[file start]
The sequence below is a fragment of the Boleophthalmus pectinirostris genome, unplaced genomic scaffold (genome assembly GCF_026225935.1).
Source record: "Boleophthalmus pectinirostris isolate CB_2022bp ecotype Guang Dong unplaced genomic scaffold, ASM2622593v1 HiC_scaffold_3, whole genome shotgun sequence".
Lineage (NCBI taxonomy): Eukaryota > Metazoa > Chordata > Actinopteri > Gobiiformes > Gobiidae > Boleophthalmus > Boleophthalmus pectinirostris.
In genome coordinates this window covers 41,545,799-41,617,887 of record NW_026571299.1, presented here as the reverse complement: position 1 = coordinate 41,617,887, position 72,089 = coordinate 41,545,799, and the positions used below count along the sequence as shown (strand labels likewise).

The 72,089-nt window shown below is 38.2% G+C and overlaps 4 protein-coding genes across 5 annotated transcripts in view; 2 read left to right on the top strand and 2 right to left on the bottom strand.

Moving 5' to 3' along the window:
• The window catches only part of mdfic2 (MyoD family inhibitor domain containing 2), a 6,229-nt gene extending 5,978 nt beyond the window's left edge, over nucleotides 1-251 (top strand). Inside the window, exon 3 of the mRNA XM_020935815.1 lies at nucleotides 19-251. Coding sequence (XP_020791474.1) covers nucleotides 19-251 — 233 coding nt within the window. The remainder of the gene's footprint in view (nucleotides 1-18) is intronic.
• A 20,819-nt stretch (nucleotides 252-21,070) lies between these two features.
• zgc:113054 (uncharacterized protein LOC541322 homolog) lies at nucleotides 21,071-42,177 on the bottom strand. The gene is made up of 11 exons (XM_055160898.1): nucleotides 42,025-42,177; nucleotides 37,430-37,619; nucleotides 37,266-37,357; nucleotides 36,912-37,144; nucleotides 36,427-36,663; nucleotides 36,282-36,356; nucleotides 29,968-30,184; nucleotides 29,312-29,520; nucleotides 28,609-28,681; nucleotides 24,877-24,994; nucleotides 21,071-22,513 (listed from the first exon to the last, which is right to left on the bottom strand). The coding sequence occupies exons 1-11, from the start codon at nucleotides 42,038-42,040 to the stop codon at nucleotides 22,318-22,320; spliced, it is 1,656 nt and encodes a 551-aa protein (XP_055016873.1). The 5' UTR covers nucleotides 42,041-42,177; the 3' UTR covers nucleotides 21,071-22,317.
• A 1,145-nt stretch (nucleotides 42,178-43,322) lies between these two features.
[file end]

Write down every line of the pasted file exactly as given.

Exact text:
The sequence below is a fragment of the Boleophthalmus pectinirostris genome, unplaced genomic scaffold (genome assembly GCF_026225935.1).
Source record: "Boleophthalmus pectinirostris isolate CB_2022bp ecotype Guang Dong unplaced genomic scaffold, ASM2622593v1 HiC_scaffold_3, whole genome shotgun sequence".
Lineage (NCBI taxonomy): Eukaryota > Metazoa > Chordata > Actinopteri > Gobiiformes > Gobiidae > Boleophthalmus > Boleophthalmus pectinirostris.
In genome coordinates this window covers 41,545,799-41,617,887 of record NW_026571299.1, presented here as the reverse complement: position 1 = coordinate 41,617,887, position 72,089 = coordinate 41,545,799, and the positions used below count along the sequence as shown (strand labels likewise).

The 72,089-nt window shown below is 38.2% G+C and overlaps 4 protein-coding genes across 5 annotated transcripts in view; 2 read left to right on the top strand and 2 right to left on the bottom strand.

Moving 5' to 3' along the window:
• The window catches only part of mdfic2 (MyoD family inhibitor domain containing 2), a 6,229-nt gene extending 5,978 nt beyond the window's left edge, over nucleotides 1-251 (top strand). Inside the window, exon 3 of the mRNA XM_020935815.1 lies at nucleotides 19-251. Coding sequence (XP_020791474.1) covers nucleotides 19-251 — 233 coding nt within the window. The remainder of the gene's footprint in view (nucleotides 1-18) is intronic.
• A 20,819-nt stretch (nucleotides 252-21,070) lies between these two features.
• zgc:113054 (uncharacterized protein LOC541322 homolog) lies at nucleotides 21,071-42,177 on the bottom strand. The gene is made up of 11 exons (XM_055160898.1): nucleotides 42,025-42,177; nucleotides 37,430-37,619; nucleotides 37,266-37,357; nucleotides 36,912-37,144; nucleotides 36,427-36,663; nucleotides 36,282-36,356; nucleotides 29,968-30,184; nucleotides 29,312-29,520; nucleotides 28,609-28,681; nucleotides 24,877-24,994; nucleotides 21,071-22,513 (listed from the first exon to the last, which is right to left on the bottom strand). The coding sequence occupies exons 1-11, from the start codon at nucleotides 42,038-42,040 to the stop codon at nucleotides 22,318-22,320; spliced, it is 1,656 nt and encodes a 551-aa protein (XP_055016873.1). The 5' UTR covers nucleotides 42,041-42,177; the 3' UTR covers nucleotides 21,071-22,317.
• A 1,145-nt stretch (nucleotides 42,178-43,322) lies between these two features.